Robert and I have known each other since we were kids and he was – and still is – also one of my main advisors when I started out in tech. He is one of those people who always juggle multiple projects at the same time – ranging from all things IT-related, photography, renovating houses and being a dad. Every time we catch up, something new is going on. Therefore, I was not really surprised when I called me in March about a project for which he needed my help.
“I need a model for a photo shoot.”, I started laughing and said that I am sure that he has enough models in his circle. Why would he need me? “Well, it is a special kind of shoot. It is for a competition which aims at telling stories of women who inspire others, especially young girls, to go for their dreams. And I had to think of you – you travel, you moved abroad, started your business abroad.” I was extremely flattered. But at the same time I had my doubts. “You know that I am the worst poser in the world.” But Robert assured me we would make things work.
We started the research – the picture should be a portrait telling my personal story. As we wanted to show the importance of travel for me, we decided to shoot at the airport. Robert took care of the logistics to get a shooting license at Vienna airport. We initially wanted to shoot inside a plane, Austrian Airlines unfortunately was quite slow and maybe not interested to collaborate. (To be fair, we had to shoot during the Easter Week and it was at short notice.) However, the people at Vienna International Airport were really helpful and organised everything for us even during this busy Easter Week.
Meanwhile I did research about settings and poses. I analysed the accounts of travel and lifestyle bloggers on Instagram, went through magazines and Pinterest. I then put together a collection of pictures – just like a moodboard – to inspire us. I still was worried about me posing in front of the camera. Honestly, I feel really uncomfortable. Being in front of a camera is an artificial situation for me. I am not like the typical millennial – or even Gen Z – who knows their best angles and the tricks to look good in front of the camera. I always say I look like a little pig because I tend to have this unflattering childish smile on pictures. 😀
The day before the shooting my cousin Charlotte and I picked the outfit – I was supposed to look like I was just off to board a plane. Hence, we opted for a simple combo: a white T-shirt, jeans, sneakers, a coat. In addition, I packed props such as suitcases and my passport.
Robert and I met in the morning of Easter Saturday. We registered with the airport authorities and then went up to the surveillance deck. I hoped it would be empty because I felt weird about people watching us shoot. However, because of the beautiful weather other photographers came to shoot as well…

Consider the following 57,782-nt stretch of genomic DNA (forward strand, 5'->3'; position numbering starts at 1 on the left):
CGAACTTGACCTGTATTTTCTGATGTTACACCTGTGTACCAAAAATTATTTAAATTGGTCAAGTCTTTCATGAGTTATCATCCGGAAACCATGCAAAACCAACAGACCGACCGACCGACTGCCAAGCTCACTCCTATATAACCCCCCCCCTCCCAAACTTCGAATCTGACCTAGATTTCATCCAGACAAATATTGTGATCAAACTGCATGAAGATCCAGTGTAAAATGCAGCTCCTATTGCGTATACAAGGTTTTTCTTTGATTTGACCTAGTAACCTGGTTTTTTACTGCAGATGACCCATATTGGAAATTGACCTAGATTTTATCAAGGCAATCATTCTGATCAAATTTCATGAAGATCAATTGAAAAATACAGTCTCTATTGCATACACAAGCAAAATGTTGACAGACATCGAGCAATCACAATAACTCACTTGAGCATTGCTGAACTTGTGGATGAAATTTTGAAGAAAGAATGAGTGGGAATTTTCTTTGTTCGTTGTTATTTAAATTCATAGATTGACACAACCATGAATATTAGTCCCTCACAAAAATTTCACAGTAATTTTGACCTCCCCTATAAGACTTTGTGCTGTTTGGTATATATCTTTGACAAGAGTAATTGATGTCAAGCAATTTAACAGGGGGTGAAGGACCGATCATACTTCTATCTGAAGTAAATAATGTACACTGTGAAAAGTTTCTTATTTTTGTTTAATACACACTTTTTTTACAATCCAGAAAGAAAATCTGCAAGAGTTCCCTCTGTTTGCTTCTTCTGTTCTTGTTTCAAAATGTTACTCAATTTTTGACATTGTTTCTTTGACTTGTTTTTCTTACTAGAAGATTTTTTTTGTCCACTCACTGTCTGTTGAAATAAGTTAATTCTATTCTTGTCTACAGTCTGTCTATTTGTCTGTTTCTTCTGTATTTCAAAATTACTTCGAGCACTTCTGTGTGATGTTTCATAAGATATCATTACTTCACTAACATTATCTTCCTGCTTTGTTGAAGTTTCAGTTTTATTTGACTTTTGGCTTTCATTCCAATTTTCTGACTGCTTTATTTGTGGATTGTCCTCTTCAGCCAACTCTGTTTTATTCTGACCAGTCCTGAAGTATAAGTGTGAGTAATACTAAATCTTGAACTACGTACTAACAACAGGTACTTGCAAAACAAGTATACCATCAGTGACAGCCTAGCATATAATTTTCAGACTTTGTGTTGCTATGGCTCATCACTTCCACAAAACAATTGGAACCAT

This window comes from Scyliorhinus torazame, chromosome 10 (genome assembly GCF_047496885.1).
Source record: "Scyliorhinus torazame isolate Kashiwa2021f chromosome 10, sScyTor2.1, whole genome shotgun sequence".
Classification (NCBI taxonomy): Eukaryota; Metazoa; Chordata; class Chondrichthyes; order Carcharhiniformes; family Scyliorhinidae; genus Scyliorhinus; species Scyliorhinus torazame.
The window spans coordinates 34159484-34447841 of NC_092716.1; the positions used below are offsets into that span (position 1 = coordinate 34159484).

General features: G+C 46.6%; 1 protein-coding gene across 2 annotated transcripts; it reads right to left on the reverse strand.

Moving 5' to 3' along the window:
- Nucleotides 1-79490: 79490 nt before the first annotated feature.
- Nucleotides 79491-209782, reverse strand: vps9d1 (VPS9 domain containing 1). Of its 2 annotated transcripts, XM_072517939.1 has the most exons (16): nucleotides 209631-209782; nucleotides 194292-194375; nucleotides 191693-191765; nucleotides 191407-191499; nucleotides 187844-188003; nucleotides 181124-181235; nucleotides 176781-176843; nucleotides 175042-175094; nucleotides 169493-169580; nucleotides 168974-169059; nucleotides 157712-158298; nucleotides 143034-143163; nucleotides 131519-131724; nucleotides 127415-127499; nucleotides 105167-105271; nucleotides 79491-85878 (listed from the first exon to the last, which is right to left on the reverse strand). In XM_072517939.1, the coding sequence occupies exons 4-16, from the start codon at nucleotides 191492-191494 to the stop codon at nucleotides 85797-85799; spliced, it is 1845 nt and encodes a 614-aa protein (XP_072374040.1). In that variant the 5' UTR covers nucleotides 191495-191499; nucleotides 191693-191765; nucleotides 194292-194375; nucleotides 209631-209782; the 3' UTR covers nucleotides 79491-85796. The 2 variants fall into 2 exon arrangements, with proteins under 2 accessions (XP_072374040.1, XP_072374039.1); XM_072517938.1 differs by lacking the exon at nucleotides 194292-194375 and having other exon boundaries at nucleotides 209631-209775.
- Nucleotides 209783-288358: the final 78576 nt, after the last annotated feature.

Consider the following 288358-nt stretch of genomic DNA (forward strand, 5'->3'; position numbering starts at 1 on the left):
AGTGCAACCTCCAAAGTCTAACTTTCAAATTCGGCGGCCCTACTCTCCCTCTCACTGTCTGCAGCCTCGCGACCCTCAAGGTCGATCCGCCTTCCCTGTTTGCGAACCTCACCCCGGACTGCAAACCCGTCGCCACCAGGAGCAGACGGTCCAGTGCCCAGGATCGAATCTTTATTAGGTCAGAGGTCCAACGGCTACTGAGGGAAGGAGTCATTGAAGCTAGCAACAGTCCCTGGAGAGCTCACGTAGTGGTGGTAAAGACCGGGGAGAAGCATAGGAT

The first pictures were terrible. I had no idea how to pose, how to stand and show my best angles. I did not even know which angles were the best for me before that day. I am usually the one behind the camera giving instructions. I do not have to care about my angles. And I also worried about people watching us. When we went through the first 20 pictures I started laughing, I looked like in the photos for the yearbook. But Robert stayed calm and gave me some tips. We tried different angles. But somehow I still thought it looked terrible. I almost wanted to stop doing it.
But we knew we needed at least one good picture for Robert’s competition. I pulled myself together and then we had the perfect pose – with good light, the right angles. I even forgot about who was around us. We tweaked it a bit – on a side note: we took about 30 pictures of one pose. And as soon as I saw the positive results, my confidence grew. We then moved on to other poses – walking, watching the planes and I even managed to strike some poses without any instructions.
Before this shooting, I was well aware that there is a lot of work behind the “Instagram-virtual-reality”. When I gave instructions to models, I just fired away and expected them to get it. I was fortunate to have worked with people who immediately got what I was talking about. But after a day being in front of the camera myself taught me that it is very often not as easy as we assume. Being if front of the camera is hard work. I will definitely take those learnings and apply them during the next shootings.
In the meanwhile, I may even have the picture we have chosen printed and framed. What do you think?
Special thanks to Robert Becksteiner for being the most patient photographer. You can book him directly on his website by the way. He does portraits, weddings, architecture, landscape and animal shootings. And he owns a drone (about which I am really jealous…). I would also like to thank Vienna International Airport and its staff for allowing us to shoot there.